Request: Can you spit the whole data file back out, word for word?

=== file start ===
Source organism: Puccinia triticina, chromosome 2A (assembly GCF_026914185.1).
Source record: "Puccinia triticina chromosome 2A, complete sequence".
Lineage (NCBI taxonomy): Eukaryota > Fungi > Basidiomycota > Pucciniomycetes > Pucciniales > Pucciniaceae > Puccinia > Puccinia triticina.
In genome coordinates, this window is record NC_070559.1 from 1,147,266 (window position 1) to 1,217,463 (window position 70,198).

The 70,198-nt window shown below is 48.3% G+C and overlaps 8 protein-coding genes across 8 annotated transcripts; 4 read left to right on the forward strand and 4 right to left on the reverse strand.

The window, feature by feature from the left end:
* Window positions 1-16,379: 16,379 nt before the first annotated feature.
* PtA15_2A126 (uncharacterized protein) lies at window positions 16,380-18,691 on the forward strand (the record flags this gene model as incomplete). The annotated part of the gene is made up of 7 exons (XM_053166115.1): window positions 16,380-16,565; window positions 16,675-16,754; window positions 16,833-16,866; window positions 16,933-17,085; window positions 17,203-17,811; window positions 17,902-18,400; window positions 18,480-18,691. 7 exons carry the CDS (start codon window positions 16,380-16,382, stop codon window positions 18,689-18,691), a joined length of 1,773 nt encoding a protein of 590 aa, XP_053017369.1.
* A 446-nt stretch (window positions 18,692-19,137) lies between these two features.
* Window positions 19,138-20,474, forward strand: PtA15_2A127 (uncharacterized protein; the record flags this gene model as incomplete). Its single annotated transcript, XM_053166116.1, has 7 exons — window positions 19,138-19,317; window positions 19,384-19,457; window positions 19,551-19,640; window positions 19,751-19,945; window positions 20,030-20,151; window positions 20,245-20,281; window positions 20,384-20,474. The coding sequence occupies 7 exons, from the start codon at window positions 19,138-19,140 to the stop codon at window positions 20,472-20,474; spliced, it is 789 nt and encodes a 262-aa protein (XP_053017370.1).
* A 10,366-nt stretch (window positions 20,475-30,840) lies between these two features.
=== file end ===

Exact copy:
Source organism: Puccinia triticina, chromosome 2A (assembly GCF_026914185.1).
Source record: "Puccinia triticina chromosome 2A, complete sequence".
Lineage (NCBI taxonomy): Eukaryota > Fungi > Basidiomycota > Pucciniomycetes > Pucciniales > Pucciniaceae > Puccinia > Puccinia triticina.
In genome coordinates, this window is record NC_070559.1 from 1,147,266 (window position 1) to 1,217,463 (window position 70,198).

The 70,198-nt window shown below is 48.3% G+C and overlaps 8 protein-coding genes across 8 annotated transcripts; 4 read left to right on the forward strand and 4 right to left on the reverse strand.

The window, feature by feature from the left end:
* Window positions 1-16,379: 16,379 nt before the first annotated feature.
* PtA15_2A126 (uncharacterized protein) lies at window positions 16,380-18,691 on the forward strand (the record flags this gene model as incomplete). The annotated part of the gene is made up of 7 exons (XM_053166115.1): window positions 16,380-16,565; window positions 16,675-16,754; window positions 16,833-16,866; window positions 16,933-17,085; window positions 17,203-17,811; window positions 17,902-18,400; window positions 18,480-18,691. 7 exons carry the CDS (start codon window positions 16,380-16,382, stop codon window positions 18,689-18,691), a joined length of 1,773 nt encoding a protein of 590 aa, XP_053017369.1.
* A 446-nt stretch (window positions 18,692-19,137) lies between these two features.
* Window positions 19,138-20,474, forward strand: PtA15_2A127 (uncharacterized protein; the record flags this gene model as incomplete). Its single annotated transcript, XM_053166116.1, has 7 exons — window positions 19,138-19,317; window positions 19,384-19,457; window positions 19,551-19,640; window positions 19,751-19,945; window positions 20,030-20,151; window positions 20,245-20,281; window positions 20,384-20,474. The coding sequence occupies 7 exons, from the start codon at window positions 19,138-19,140 to the stop codon at window positions 20,472-20,474; spliced, it is 789 nt and encodes a 262-aa protein (XP_053017370.1).
* A 10,366-nt stretch (window positions 20,475-30,840) lies between these two features.